California Senate Bill 1262 Would Help Stop Delays in Criminal Background Checks


California Senate Bill 1262 Would Help Stop Delays in Criminal Background Checks

The California State Assembly is expected to vote on Senate Bill 1262 (SB 1262) – legislation that would help stop delays in criminal background checks by allowing public access to identifiers used to match individuals to court records – during the week starting Monday, August 8, 2022. SB 1262 was passed by a unanimous vote by the California State Senate in May 2022.

NEWS UPDATE FOR SEPTEMBER 1, 2022: The California State Assembly passed Senate Bill 1262 (SB 1262) on August 31, 2022, according to the webpage for SB 1262 on the California State Legislature website. The bill will now head to the desk of California Governor Gavin Newsom for final approval.

SB 1262 would help companies that conduct criminal background checks for employment purposes since they usually search court records for identifiers such as date of birth or driver’s license number along with the subject’s name so they can be sure they are looking at the correct records to comply with accuracy requirements under the Fair Credit Reporting Act (FCRA).

Introduced by California State Senator Steven Bradford (D-35th District) in February 2022, SB 1262 would amend Section 69842 of the California Government Code to read (in part): Publicly accessible electronic indexes of defendants in criminal cases shall permit searches and filtering of results based on a defendant’s driver’s license number or date of birth, or both.

SB 1262 was proposed in response to the May 2021 California Court of Appeals ruling in All of Us or None v. Hamrick that a date of birth or driver’s license number could not be used to identify an individual when searching a court’s electronic criminal index. The ruling based on California Rules of Court, Rule 2.507 made criminal background checks in California more difficult.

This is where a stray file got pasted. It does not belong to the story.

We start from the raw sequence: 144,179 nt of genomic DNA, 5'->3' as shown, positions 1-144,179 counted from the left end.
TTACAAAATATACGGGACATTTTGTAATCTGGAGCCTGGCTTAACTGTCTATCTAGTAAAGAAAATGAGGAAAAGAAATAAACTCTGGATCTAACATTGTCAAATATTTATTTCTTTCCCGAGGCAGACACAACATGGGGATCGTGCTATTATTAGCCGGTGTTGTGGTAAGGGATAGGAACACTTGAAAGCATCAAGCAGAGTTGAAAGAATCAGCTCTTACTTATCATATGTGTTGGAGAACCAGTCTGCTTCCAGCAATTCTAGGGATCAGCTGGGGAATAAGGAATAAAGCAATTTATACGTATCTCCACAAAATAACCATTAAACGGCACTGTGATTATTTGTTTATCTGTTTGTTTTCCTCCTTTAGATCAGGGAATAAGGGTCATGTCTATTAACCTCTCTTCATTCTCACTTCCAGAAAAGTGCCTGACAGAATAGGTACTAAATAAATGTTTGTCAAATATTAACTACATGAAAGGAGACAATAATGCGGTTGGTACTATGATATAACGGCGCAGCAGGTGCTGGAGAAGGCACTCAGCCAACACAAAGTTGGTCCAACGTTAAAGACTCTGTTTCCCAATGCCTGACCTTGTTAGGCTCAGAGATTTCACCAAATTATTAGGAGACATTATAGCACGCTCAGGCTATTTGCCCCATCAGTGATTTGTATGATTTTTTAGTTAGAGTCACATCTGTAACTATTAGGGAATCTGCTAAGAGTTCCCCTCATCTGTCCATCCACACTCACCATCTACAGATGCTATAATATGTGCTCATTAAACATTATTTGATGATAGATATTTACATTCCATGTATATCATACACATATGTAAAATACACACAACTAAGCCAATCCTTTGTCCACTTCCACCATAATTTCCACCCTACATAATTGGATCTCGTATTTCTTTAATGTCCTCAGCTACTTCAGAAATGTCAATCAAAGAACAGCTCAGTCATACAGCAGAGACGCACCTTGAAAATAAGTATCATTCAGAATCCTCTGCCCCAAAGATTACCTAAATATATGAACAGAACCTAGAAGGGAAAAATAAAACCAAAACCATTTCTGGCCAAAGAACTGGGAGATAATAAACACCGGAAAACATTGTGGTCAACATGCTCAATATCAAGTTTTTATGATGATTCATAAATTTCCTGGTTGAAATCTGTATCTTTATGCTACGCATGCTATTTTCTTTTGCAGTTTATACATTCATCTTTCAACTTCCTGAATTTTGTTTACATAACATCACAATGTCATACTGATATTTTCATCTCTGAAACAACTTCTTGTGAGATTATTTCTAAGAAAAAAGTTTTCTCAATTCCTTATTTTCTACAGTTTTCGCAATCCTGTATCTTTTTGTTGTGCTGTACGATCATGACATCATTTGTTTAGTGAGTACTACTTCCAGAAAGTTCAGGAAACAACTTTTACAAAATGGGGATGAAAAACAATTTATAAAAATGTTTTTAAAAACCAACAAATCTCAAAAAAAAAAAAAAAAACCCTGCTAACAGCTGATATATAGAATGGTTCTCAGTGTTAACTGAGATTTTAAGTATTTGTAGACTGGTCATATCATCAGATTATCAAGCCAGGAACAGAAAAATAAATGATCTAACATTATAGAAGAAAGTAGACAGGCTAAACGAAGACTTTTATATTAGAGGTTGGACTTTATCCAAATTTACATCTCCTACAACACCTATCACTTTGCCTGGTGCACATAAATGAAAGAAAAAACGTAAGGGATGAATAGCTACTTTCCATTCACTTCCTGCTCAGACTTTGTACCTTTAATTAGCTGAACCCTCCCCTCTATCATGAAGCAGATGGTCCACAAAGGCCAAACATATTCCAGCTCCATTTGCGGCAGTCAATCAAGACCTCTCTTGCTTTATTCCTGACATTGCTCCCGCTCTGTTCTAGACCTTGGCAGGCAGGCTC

The Professional Background Screening Association (PBSA)  a non-profit organization that represents the background screening industry – supports the passage of SB 1262 and has urged PBSA members and companies performing background checks in California to immediately contact their Assemblymembers to discuss their support for SB 1262 before the vote.

A survey titled “Background Screening: Trends in the U.S. and Abroad” released in August 2021 by the PBSA and indicated that criminal background checks were the most common type of background screening used by employers. The survey found that 93 percent of those organizations surveyed said they relied on criminal background checks when screening.

ClearStar – a founding member of the PBSA that is accredited by the PBSA – is a leading Human Resources (HR) technology company that specializes in background checks, drug tests, clinical tests, and occupational health screening. Like the PBSA, ClearStar supports the passage of California Senate Bill 1262. To learn more, contact ClearStar today.

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    Thomas Ahearn - Digital Content Editor

    Thomas Ahearn is a Digital Content Editor at ClearStar, a leading Human Resources (HR) technology company specializing in background, drug, and occupational health screening. He writes about a variety of topics in the background screening industry including "Ban the Box," class action lawsuits, credit reports, criminal records, drug testing, the Equal Employment Opportunity Commission (EEOC), the Fair Credit Reporting Act (FCRA), HR technology, identity theft and fraud, privacy, social media background checks, and workplace violence.

    At ClearStar, we are committed to your success. An important part of your employment screening program involves compliance with various laws and regulations, which is why we are providing information regarding screening requirements in certain countries, region, etc. While we are happy to provide you with this information, it is your responsibility to comply with applicable laws and to understand how such information pertains to your employment screening program. The foregoing information is not offered as legal advice but is instead offered for informational purposes. ClearStar is not a law firm and does not offer legal advice and this communication does not form an attorney client relationship. The foregoing information is therefore not intended as a substitute for the legal advice of a lawyer knowledgeable of the user’s individual circumstances or to provide legal advice. ClearStar makes no assurances regarding the accuracy, completeness, or utility of the information contained in this publication. Legislative, regulatory and case law developments regularly impact on general research and this area is evolving rapidly. ClearStar expressly disclaim any warranties or responsibility or damages associated with or arising out of the information provided herein.



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